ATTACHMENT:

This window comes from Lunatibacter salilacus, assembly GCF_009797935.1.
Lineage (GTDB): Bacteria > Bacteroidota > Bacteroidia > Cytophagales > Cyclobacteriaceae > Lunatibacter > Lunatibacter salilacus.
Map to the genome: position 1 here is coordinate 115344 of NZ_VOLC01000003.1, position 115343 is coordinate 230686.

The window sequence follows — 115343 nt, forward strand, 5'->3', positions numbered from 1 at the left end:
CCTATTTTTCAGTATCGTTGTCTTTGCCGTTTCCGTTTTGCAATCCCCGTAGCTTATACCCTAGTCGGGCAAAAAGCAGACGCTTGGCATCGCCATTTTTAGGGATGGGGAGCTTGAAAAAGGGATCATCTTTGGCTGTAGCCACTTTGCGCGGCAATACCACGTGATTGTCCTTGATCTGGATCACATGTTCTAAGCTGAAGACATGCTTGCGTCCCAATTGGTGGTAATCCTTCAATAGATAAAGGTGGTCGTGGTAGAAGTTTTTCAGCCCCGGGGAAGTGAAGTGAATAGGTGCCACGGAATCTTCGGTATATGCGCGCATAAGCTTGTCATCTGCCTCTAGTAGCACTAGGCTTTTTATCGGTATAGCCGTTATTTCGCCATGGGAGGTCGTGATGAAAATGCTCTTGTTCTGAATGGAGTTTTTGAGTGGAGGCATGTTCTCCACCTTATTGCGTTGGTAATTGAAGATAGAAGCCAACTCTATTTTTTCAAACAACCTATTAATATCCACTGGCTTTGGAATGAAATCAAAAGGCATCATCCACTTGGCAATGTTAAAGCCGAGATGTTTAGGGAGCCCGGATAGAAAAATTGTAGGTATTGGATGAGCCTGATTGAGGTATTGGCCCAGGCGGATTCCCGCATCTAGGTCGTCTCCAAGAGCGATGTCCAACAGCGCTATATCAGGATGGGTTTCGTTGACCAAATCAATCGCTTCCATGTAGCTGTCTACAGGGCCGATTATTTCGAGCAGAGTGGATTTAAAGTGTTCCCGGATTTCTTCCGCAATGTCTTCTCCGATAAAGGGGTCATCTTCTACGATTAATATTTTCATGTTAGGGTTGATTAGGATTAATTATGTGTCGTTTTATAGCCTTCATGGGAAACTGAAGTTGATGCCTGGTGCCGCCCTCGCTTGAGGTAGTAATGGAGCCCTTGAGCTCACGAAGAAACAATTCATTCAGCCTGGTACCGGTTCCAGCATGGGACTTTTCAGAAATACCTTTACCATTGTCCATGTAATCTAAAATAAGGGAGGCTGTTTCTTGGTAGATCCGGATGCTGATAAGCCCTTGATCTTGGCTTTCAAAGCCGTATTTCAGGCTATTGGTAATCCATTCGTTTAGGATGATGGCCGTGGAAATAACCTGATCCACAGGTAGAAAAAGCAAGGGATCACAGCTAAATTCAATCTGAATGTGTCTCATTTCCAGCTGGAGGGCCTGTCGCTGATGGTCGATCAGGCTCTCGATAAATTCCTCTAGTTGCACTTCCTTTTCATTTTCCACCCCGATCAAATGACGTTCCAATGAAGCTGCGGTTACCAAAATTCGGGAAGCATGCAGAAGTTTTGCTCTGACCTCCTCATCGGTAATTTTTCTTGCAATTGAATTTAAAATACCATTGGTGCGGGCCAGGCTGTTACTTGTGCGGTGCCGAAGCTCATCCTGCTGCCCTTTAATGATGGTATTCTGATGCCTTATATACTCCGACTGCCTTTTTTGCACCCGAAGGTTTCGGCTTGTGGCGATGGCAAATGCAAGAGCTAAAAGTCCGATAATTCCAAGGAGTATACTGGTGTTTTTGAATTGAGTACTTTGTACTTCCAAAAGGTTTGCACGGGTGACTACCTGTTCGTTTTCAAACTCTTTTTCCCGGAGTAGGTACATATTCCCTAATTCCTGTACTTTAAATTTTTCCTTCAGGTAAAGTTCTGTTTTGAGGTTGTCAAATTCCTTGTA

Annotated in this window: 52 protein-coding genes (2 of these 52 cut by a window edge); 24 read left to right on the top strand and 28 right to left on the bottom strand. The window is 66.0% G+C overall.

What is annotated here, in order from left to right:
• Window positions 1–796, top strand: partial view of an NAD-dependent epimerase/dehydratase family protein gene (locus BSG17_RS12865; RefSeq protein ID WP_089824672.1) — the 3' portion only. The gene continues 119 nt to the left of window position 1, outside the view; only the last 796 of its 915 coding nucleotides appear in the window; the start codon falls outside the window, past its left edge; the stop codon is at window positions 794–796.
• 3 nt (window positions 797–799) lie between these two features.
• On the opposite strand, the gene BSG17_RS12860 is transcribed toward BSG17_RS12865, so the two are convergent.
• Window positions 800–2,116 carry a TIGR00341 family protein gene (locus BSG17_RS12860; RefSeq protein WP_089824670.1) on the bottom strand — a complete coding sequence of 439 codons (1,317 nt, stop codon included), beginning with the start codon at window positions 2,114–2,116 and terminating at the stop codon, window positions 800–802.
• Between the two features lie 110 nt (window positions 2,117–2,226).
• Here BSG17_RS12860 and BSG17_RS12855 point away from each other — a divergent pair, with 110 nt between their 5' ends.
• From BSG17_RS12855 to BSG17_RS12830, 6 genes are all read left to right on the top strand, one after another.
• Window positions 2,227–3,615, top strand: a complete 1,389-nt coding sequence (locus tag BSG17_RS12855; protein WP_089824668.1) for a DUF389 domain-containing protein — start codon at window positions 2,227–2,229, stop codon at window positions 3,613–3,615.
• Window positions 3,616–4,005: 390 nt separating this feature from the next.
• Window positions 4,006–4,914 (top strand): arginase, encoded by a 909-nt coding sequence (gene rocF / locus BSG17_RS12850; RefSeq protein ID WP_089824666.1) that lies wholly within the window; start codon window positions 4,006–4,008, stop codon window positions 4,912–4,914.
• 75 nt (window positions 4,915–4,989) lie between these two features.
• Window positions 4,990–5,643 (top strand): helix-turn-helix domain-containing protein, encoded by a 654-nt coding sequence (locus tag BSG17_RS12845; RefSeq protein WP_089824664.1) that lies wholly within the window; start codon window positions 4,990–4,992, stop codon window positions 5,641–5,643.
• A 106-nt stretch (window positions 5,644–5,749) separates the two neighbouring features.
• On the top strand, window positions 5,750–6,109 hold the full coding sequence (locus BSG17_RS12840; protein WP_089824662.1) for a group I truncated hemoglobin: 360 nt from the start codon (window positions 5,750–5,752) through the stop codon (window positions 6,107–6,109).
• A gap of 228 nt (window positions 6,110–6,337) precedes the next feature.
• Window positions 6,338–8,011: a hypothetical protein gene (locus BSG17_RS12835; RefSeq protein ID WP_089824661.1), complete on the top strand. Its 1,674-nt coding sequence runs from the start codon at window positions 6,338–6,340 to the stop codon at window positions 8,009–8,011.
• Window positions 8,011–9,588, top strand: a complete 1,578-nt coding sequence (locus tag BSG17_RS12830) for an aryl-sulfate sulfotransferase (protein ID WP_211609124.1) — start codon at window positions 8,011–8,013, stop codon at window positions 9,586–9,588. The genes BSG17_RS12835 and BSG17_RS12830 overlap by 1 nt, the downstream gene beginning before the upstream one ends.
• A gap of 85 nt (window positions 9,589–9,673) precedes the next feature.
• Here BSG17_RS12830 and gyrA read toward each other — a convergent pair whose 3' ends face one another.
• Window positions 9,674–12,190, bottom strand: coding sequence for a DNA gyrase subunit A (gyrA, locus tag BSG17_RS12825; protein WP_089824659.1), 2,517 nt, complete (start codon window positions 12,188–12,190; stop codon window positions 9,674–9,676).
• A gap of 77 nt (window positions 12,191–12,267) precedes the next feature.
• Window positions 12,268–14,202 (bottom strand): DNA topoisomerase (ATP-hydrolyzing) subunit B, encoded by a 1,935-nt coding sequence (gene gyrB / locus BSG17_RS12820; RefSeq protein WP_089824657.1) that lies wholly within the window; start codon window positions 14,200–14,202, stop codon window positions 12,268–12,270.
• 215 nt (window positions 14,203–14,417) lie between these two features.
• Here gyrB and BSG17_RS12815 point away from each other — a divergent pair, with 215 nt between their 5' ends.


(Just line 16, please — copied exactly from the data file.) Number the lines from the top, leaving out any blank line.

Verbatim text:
• Window positions 3,616–4,005: 390 nt separating this feature from the next.